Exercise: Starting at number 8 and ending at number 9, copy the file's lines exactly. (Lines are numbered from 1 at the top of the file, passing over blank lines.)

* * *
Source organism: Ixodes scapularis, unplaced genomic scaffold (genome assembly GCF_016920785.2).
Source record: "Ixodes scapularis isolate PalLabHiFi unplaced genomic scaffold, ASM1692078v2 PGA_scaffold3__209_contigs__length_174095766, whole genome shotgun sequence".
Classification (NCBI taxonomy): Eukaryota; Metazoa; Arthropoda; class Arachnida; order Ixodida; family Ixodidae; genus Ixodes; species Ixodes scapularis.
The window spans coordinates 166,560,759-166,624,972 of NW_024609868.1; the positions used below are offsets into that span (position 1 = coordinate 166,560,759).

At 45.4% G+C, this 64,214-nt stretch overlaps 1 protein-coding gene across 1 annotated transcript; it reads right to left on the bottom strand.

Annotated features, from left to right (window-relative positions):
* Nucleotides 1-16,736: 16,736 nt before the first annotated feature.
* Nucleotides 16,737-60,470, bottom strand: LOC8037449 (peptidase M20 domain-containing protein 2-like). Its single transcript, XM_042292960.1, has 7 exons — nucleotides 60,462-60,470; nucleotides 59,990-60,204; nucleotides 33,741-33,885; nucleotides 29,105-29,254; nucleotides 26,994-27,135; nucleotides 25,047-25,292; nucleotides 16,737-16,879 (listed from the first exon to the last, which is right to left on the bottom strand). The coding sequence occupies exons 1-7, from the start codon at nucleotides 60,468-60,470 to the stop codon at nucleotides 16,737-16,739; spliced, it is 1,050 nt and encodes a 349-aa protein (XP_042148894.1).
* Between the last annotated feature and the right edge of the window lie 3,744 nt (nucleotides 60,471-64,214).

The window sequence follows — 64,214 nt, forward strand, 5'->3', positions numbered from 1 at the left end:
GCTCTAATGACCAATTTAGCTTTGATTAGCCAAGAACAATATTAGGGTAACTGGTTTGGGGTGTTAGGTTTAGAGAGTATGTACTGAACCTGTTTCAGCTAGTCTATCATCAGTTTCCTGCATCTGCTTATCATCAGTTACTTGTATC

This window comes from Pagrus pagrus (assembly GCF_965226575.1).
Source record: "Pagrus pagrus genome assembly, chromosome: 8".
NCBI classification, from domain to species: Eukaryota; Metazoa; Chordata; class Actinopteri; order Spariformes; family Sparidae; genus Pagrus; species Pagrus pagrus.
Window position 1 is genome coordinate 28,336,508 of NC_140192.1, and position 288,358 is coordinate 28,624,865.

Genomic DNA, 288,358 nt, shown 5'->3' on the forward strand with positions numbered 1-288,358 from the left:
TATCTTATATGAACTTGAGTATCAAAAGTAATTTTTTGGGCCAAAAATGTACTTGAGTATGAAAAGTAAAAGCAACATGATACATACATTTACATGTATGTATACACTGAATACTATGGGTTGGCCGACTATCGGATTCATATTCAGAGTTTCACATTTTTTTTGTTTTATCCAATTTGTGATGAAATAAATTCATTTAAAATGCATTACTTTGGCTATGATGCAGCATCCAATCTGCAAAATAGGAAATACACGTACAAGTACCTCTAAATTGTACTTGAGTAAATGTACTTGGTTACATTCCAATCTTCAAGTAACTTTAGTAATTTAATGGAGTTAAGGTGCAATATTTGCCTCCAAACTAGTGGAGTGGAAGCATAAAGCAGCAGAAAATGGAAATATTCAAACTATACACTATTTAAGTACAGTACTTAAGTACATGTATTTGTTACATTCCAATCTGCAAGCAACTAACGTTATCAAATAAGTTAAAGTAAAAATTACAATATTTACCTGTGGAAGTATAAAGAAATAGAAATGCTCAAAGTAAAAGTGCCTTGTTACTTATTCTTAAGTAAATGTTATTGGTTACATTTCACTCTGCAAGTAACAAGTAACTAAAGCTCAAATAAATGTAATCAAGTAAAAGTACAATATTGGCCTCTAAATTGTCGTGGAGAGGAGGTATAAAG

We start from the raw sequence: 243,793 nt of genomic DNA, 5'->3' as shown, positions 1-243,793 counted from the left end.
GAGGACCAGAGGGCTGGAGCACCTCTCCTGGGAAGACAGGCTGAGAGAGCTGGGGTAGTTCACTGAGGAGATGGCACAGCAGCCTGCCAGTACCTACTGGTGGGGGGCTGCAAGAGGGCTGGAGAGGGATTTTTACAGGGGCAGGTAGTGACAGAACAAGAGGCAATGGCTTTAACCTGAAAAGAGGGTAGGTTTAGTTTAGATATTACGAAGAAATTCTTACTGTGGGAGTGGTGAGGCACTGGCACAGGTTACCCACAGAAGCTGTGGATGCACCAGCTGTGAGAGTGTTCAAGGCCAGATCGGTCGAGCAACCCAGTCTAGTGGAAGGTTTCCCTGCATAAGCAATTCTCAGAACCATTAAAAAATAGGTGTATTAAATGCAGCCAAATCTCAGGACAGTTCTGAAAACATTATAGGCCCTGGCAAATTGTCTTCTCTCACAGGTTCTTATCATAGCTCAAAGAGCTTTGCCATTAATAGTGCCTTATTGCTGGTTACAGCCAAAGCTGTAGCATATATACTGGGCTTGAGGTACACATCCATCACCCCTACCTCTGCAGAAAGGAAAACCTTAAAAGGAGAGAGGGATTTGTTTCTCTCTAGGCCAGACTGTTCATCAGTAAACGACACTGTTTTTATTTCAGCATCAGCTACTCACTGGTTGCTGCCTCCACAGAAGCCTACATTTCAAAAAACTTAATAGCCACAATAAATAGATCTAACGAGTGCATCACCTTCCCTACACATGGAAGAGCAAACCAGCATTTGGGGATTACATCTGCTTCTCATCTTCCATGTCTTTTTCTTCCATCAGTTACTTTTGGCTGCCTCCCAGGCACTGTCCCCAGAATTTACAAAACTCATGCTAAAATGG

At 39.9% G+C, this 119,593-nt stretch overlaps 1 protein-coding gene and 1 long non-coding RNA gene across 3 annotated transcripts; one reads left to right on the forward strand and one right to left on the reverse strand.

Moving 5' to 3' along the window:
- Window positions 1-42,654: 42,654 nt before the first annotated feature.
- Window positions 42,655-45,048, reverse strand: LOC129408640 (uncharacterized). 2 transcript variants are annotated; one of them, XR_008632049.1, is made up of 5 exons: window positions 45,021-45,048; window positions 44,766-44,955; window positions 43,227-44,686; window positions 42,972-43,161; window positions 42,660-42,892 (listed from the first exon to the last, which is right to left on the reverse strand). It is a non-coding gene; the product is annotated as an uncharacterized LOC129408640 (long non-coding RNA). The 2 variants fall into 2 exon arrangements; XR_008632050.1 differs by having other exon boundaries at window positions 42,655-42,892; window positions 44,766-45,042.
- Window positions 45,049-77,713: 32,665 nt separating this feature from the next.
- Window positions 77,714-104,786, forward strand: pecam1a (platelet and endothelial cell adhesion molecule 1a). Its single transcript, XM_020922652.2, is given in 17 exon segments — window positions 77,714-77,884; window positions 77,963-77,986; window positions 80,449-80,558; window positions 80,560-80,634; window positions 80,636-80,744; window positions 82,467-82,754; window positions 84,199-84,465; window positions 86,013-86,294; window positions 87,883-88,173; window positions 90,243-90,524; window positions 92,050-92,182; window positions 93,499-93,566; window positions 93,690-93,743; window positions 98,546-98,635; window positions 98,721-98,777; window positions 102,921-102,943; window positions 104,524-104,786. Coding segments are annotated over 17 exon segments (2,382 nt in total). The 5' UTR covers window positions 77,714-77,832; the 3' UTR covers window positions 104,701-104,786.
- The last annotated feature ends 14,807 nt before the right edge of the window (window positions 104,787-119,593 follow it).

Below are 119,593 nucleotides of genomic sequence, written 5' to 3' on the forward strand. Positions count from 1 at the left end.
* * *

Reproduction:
* Nucleotides 16,737-60,470, bottom strand: LOC8037449 (peptidase M20 domain-containing protein 2-like). Its single transcript, XM_042292960.1, has 7 exons — nucleotides 60,462-60,470; nucleotides 59,990-60,204; nucleotides 33,741-33,885; nucleotides 29,105-29,254; nucleotides 26,994-27,135; nucleotides 25,047-25,292; nucleotides 16,737-16,879 (listed from the first exon to the last, which is right to left on the bottom strand). The coding sequence occupies exons 1-7, from the start codon at nucleotides 60,468-60,470 to the stop codon at nucleotides 16,737-16,739; spliced, it is 1,050 nt and encodes a 349-aa protein (XP_042148894.1).
* Between the last annotated feature and the right edge of the window lie 3,744 nt (nucleotides 60,471-64,214).